Australian surfer Sally Fitzgibbons believes there will be a major change to women’s surfing when action restarts following the COVID-19 lockdown. As the sport gears up for its historic Olympic debut, she and her peers are ready to bring aerials to the fore.
Sally Fitzgibbons was never going to spend her lockdown sitting still. It is not in her nature. So, aside from writing a new app, masterminding a photo archive and relentlessly keeping fit, the Australian has also been spearheading a revolution in women’s surfing.
“I think aerial manoeuvres will make a huge push when we return to competition,” Fitzgibbons, the three-time women’s World Surf League (WSL) Championships Tour runner-up, said. “There will be a change.
“They are so hard. The ones you see in all the surf movies getting stomped are just so technical. I’ve always had such a fascination in them.”
The recent months she has spent confined to the wild New South Wales coast, several hours south of Sydney, have finally given her the chance to integrate aerials into her repertoire. Not that it has been easy, even for someone who has been competing at the very top for the past 11 seasons.
“You go through all these emotions, questioning how and what, and then there are the bruises,” she said with a long laugh. “But then you pull yourself back together and go again. With the competitive schedule the way it is, you don’t normally have that luxury of beating yourself up to learn stuff.
Slidin through the day 🌊🤙 pic.twitter.com/ytf6XUsCFN— Sally Fitzgibbons (@Sally_Fitz) May 4, 2020
“You see some of the best [aerial] specialists in the world, like a Filipe Toledo or Italo Ferreira, the way they stomp them, and you think they have never been through the process of it being very awkward and getting hurt and the board hitting you every which way. You think maybe they just got them straight away because they make it look so effortless, but that’s the beauty in this sport. You can be inspired by the pursuit.
“I have made some huge leaps in practice, but I think the quantum leap is putting them regularly into your competitive repertoire and under pressure going to them, even though they are super risky.”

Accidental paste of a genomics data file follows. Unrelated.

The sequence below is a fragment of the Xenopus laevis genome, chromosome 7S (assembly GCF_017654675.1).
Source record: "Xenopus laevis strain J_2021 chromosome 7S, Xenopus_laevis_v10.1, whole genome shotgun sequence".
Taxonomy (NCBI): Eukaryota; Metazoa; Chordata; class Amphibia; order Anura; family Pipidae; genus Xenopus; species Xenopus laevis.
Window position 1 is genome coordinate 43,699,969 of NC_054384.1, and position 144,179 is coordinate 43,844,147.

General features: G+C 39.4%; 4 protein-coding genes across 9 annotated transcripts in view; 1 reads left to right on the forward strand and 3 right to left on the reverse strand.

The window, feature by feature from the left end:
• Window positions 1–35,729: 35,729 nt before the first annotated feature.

The analysis Fitzgibbons has been doing after each session – she admits to obsessing over “every little bit” – has had an upside for fans, with much of the footage making it on to social media. The 29-year-old is firmly of the opinion that it is part of her duty to share.
“Maybe five years ago people were thinking, ‘Oh, it’s a race to do it so you might keep it in your trick bag’ but the way it is now, it’s such a rare gem to get it all to align, so why not keep pushing the limit of women’s surfing and put it out there?” the Australian said.
“Then the next generation can watch them, and they are all doing the same. I really think it’s better to have it out there, living and breathing, because it helps us as a group to want to go out there and stomp another one.”
Clocking in for the day! Have a good one 👊 pic.twitter.com/XvjSzzyz1Q— Sally Fitzgibbons (@Sally_Fitz) June 2, 2020
For Fitzgibbons, it is the mental side of the sport that is key anyway. You can get only so far with talent and practice. You have to be able to dig deep inside and find what is necessary at the right time. An 11-time WSL Tour winner, Fitzgibbons has always sought new tools and ways of “understanding a little more about what’s going on up top”. But ultimately, it comes down to the athlete.
“I do like to not have the team there all the time because that is when the fun stuff happens, you have to step up and work it out,” she stressed. “No one else can work it out in real time – you’ve got to trust yourself and back yourself. You have to choose your waves and react on the fly. The greats of our sport, the ones I look up to, have always been Jedis at that.
“I am still learning. I am a young Jedi.”
Passing her knowledge on to even younger ‘Jedi’ has been a focus throughout lockdown with Fitzgibbons in the final throes of releasing a coaching app. The intention has been to gather all the scraps of information and advice she has picked up over more than a decade at the top of her sport. The finished product will have stuff for everyone: from kids, and parents of kids, starting out to those on the fringes of the big time.
This unerring commitment to continually pushing at the boundaries of surfing helps explain the Australian’s infectious excitement at being part of the rescheduled Olympic Games Tokyo 2020. That, and the fact that she has been an Olympic-obsessive for as long as she can remember. The once highly promising middle-distance runner was even there in the stadium when compatriot Cathy Freeman brought Australia to a standstill by winning 400m gold at Sydney 2000.
Ocean’s a callin 🤙🌊 pic.twitter.com/jGjFm2iw49— Sally Fitzgibbons (@Sally_Fitz) May 19, 2020
As she has always hoped from the moment it was announced surfing was to be included at the Games, Fitzgibbons is convinced the famed Olympic spirit has already started to take effect on her beloved sport.
“It’s cool noticing our Aussie culture being built. It’s already brought unity and that’s really neat. Currently, we are in the midst of trying to pick a team name,” said the surfer who sealed a spot on the Australian women’s team alongside seven-time WSL Tour champion Stephanie Gilmore in October 2019.
“Big moment, picking your national team name. There is a lot of banter. There is a bird called the sandpiper, really ‘Speedy Gonzales’ little birds that are on the shore-break all the time, running in and out, and I like the ‘Aussie Sandpipers’.”
Before, unable to resist it, she added: “But I don’t know if it’s going to fly yet…”